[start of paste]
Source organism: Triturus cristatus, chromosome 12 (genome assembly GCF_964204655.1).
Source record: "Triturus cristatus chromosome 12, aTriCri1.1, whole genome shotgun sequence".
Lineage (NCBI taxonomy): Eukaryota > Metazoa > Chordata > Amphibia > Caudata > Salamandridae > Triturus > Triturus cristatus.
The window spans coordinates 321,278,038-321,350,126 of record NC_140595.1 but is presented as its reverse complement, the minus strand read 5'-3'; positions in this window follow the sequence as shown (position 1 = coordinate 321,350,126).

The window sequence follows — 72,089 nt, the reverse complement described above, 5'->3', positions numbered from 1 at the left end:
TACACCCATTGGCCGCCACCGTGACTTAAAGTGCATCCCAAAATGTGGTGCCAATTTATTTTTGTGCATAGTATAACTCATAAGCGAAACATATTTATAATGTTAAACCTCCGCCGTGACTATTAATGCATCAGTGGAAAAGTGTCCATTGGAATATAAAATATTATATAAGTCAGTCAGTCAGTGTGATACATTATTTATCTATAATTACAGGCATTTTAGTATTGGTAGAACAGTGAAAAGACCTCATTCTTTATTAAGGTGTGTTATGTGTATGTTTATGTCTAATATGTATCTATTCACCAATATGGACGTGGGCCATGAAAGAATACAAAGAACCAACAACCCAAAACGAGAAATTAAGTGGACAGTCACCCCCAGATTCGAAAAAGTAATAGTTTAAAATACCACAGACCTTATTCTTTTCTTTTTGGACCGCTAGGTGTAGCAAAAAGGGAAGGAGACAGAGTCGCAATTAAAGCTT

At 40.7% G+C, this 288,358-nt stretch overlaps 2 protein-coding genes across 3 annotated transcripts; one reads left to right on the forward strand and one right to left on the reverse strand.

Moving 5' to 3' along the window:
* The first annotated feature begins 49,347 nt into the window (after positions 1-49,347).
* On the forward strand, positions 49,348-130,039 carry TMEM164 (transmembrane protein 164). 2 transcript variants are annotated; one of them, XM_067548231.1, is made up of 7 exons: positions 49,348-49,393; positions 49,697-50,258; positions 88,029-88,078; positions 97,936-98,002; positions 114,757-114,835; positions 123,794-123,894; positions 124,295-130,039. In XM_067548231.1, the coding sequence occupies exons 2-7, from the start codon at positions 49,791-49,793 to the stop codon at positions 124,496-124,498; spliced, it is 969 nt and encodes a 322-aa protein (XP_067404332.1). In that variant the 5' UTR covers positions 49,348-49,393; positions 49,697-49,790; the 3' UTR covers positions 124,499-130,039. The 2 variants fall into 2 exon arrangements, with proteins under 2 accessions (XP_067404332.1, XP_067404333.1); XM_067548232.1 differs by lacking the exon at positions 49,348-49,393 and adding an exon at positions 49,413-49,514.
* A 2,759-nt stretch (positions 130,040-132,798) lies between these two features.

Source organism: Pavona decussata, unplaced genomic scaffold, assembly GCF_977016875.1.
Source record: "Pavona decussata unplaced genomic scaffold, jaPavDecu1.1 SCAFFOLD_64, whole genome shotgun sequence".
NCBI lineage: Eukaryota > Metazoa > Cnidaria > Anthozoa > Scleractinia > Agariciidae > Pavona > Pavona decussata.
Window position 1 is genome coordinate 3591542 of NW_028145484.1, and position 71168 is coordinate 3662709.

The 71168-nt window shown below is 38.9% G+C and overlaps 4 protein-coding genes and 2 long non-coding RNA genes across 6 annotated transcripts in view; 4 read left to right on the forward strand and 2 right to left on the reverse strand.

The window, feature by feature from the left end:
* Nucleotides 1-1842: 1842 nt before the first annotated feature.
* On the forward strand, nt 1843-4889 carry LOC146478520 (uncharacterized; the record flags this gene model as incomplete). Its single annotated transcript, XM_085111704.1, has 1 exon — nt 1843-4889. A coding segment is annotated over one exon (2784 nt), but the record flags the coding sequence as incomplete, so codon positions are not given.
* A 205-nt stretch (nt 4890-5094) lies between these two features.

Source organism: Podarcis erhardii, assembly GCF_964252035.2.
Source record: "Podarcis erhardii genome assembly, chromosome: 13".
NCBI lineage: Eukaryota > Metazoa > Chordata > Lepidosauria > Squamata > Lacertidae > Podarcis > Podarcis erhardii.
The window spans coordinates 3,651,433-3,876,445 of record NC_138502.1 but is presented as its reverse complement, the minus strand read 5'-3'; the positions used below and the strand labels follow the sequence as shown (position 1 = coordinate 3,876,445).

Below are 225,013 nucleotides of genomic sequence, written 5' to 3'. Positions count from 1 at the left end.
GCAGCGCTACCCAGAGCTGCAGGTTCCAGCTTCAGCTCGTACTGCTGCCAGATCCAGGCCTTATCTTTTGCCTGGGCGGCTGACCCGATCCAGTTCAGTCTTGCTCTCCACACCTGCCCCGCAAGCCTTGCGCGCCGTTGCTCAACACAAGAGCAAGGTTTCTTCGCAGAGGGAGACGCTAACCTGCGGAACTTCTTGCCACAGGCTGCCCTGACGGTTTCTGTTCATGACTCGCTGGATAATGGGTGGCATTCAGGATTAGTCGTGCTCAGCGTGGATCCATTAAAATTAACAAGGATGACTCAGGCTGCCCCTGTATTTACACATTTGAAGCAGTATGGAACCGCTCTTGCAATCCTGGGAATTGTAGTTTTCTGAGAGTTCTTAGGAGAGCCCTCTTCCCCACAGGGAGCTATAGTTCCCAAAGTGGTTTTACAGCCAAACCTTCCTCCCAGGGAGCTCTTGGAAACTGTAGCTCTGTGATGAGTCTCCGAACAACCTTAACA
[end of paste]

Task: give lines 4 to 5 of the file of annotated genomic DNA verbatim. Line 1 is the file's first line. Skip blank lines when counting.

The window spans coordinates 321,278,038-321,350,126 of record NC_140595.1 but is presented as its reverse complement, the minus strand read 5'-3'; positions in this window follow the sequence as shown (position 1 = coordinate 321,350,126).

The window sequence follows — 72,089 nt, the reverse complement described above, 5'->3', positions numbered from 1 at the left end: